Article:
28 April 2019

Spain: strawberries with a strong taste of sex and pesticides…

Until recently, strawberries produced in Spain were known to have, by lack of taste of fruit, a strong taste of pesticide. They had the doubtful reputation of being characterised by the pervasiveness of pesticide residues -  some of which totally forbidden in Europe -, among which some are endocrine disrupters. From now on, we know from an article published by the Guardian, that they also have a strong taste of sex. Indeed, the British paper puts forward another sordid aspect of this industry in an article entitled “Rape and abuse: the price of a job in Spain’s strawberry industry?

There are many women from Morocco, approximately 20,000, who work every year in Spain for picking strawberries that will be exported everywhere in Europe (Spain is the main strawberry exporter in Europe with more than 314,000 tons in 2016, followed by The Netherlands with 48,000 tons [FAOSTAT]).

According to the article of the Guardian, in the framework of a joint programme of the governments of Spain and Morocco that operates since 2001, these women are promised to be paid 40 euros per day, with appropriate food and accommodation, during the three months of the harvesting season in Andalusia.

There is something that had not been foreseen in the clauses of their contract but that is now increasingly mentioned in the media, pressured by various associations, and that is that these women, often accommodated in unsafe shelters in isolated areas, in addition to having to work in extremely harsh conditions (in permanently crouched positions, limited break, obliged to stay long periods of time in high temperatures) have been victims of harassment (food and water deprivation) and frequent sexual abuse and rape, sometimes in exchange for food, and have even been obliged in some cases to work as prostitutes at night.

And if ever these women complained to authorities, they were generally not granted the support to which they are entitled.

Many of the women who were abused have seen their life destroyed, abandoned by their husband and marginalised in their society, once back in their country.

Unfortunately, these practices have not been limited to strawberries in Spain. For example, cases of sexual harassment and rape have been reported in a Unilever tea plantation in Kenya (Lipton brand) which is certified « sustainable development » by Rainforest Alliance, an organisation that is known to have recently specialised in the certification of products for some large multinational agrifood companies all over the world [see video in French, last half hour beyond 55 minutes].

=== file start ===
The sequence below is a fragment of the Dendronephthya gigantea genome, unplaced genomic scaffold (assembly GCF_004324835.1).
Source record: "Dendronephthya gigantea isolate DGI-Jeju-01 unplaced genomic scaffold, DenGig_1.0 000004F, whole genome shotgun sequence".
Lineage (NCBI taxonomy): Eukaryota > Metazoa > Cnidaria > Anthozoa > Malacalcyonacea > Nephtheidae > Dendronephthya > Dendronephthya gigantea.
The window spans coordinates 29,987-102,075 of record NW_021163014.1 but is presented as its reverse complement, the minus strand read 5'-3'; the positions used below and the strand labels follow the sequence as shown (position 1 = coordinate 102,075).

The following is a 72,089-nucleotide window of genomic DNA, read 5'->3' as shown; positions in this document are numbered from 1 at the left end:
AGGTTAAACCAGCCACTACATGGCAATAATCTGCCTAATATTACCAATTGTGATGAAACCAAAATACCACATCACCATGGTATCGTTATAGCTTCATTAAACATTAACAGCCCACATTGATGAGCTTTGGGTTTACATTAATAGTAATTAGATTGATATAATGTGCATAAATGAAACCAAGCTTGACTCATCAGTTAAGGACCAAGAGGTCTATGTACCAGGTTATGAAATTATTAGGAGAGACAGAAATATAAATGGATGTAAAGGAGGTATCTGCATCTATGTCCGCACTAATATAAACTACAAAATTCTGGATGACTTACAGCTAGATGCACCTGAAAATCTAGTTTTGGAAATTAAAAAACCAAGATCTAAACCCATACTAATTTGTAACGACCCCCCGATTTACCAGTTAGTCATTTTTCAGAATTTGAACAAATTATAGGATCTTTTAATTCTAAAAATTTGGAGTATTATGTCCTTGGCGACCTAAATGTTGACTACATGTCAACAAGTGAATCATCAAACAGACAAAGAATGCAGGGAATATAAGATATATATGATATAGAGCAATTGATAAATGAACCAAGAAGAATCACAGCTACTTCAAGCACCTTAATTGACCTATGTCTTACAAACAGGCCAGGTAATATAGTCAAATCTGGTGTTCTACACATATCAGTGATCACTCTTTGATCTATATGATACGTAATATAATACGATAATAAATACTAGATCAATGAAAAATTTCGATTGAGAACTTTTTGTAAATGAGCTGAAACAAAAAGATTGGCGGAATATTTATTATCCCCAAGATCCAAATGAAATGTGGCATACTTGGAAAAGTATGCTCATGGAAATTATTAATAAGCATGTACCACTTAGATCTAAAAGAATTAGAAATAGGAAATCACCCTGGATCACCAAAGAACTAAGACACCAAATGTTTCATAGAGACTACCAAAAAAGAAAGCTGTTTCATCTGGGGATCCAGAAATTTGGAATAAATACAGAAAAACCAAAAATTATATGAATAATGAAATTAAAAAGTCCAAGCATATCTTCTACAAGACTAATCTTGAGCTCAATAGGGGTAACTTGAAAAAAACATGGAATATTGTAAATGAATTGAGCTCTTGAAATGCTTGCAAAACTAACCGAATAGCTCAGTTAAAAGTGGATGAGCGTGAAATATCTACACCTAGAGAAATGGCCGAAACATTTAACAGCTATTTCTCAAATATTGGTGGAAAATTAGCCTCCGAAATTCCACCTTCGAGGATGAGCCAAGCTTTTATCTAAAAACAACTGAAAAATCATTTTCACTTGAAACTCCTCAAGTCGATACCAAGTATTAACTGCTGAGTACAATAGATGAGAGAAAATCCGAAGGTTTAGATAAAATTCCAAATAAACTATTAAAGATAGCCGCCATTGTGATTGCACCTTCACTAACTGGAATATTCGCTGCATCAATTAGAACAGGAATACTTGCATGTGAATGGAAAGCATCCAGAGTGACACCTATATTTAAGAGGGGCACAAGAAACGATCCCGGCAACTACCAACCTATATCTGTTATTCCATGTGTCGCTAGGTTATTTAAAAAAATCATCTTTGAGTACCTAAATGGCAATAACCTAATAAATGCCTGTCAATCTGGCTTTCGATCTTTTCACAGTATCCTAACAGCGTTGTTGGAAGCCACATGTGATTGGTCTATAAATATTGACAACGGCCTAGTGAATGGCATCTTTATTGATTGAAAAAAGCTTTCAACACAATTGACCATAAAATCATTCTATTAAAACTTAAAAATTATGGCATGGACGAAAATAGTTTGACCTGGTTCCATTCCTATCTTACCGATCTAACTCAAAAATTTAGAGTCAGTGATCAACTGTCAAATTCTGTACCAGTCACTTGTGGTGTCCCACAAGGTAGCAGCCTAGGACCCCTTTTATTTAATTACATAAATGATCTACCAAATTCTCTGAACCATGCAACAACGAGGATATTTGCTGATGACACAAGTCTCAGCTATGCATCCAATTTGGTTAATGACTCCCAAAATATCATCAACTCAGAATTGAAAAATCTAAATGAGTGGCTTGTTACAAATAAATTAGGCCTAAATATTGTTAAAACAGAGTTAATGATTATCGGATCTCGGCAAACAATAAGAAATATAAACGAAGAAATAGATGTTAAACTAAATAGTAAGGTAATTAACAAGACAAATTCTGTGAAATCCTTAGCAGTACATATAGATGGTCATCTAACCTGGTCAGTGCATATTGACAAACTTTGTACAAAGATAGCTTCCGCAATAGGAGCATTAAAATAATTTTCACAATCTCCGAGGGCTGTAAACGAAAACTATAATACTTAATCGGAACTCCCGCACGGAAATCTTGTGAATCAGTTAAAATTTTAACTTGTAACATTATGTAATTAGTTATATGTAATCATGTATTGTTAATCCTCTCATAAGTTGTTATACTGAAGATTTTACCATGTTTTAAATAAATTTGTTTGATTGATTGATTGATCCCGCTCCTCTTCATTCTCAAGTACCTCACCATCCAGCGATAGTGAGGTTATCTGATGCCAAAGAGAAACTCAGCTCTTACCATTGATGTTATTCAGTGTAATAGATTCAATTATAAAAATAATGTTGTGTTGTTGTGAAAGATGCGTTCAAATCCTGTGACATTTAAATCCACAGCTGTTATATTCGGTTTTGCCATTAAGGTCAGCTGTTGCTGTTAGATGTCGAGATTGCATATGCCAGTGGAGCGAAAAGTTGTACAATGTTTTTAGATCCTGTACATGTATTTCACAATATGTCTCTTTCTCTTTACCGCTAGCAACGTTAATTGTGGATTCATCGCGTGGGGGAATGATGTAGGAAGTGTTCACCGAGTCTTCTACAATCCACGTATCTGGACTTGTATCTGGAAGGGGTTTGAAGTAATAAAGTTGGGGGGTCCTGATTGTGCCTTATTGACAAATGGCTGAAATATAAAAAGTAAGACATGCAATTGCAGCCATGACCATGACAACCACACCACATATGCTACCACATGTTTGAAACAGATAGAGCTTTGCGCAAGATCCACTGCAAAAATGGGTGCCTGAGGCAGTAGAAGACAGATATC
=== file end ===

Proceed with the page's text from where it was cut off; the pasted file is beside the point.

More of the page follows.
To revert to our strawberries, they are among the fruits and vegetables in which there is a pervasive presence of pesticide residues. In the US, the Environmental Working Group, an independent non-profit organisation whose objective is to protect human health and the environment, has been analysing since 2004 results of tests made by the US Department of Agriculture [read their 2019 report]. The Group ranks strawberries as worse among the so-called Dirty Dozen, just before spinach and kale, with presence of pesticide residues in more of 90% of the samples analysed.

In France, in 2013, Générations futures, an association approved by the Ministry of Environment, published a report on pesticide residues in strawberries [read in French] that states that out of the 49 samples analysed, more than 92% had one or two pesticide residues and, in total, 71% of the samples had in them endocrine disrupters that change the production of hormones in the body. Among the fruit samples analysed, presence of endocrine disrupters was higher in strawberries from Spain (78%) than in those produced in France (65%). Results also detected presence of chemicals that were forbidden of use for strawberry cultivation and of pesticides that were absolutely forbidden in Europe. These results confirmed a documentary on strawberry cultivation in Spain [see video in French].

Let’s hope that the promise made by the Spanish government to increase the number of inspections in the future - including in presence of cultural mediators, other Moroccan women - and that severe punishment of those guilty of untolerable behaviour will help strawberries to recover their natural taste and that the current taste of sex and pesticide will disappear for ever.

These facts should encourage consumers concerned with their own health, with the environment and with the well-being of agricultural workers, to collect information on the origin of fruits they are about to purchase and thus avoid consuming problematic products.


To know more:

  1. Kelly, A., Rape and abuse: the price of a job in Spain’s strawberry industry? The Guardian, 2019.

  2. Environmental Working Group, Shopper’s Guide to Pesticides in Produce, Environmental Working Group, 2017.

  3. Lemaître, D., Le business du commerce équitable, documentary shown on ARTE, 2014 (in French).

  4. Générations futures, Enquête EXPPERT 2 : Des pesticides interdits et des Perturbateurs Endocriniens (PE) dans des fraises, Générations futures, 2013 (in French).

  5. Capital - Les Fraises importées d’Espagne, documentary shown on M6, 2011 (in French).

Earlier articles on related to the topic:

  1. Production and use of pesticides: an infringement on the rights to food and health, 2017.

  2. Food, Environment and Health, 2014/2017.

  3. The dark side of chocolate: a comparative study of ‘conventional’, ‘sustainable’ and ‘fair trade’ cocoa value chains, 2016.

as well as other articles in our Sustainable agriculture section.


Last update:    April 2019

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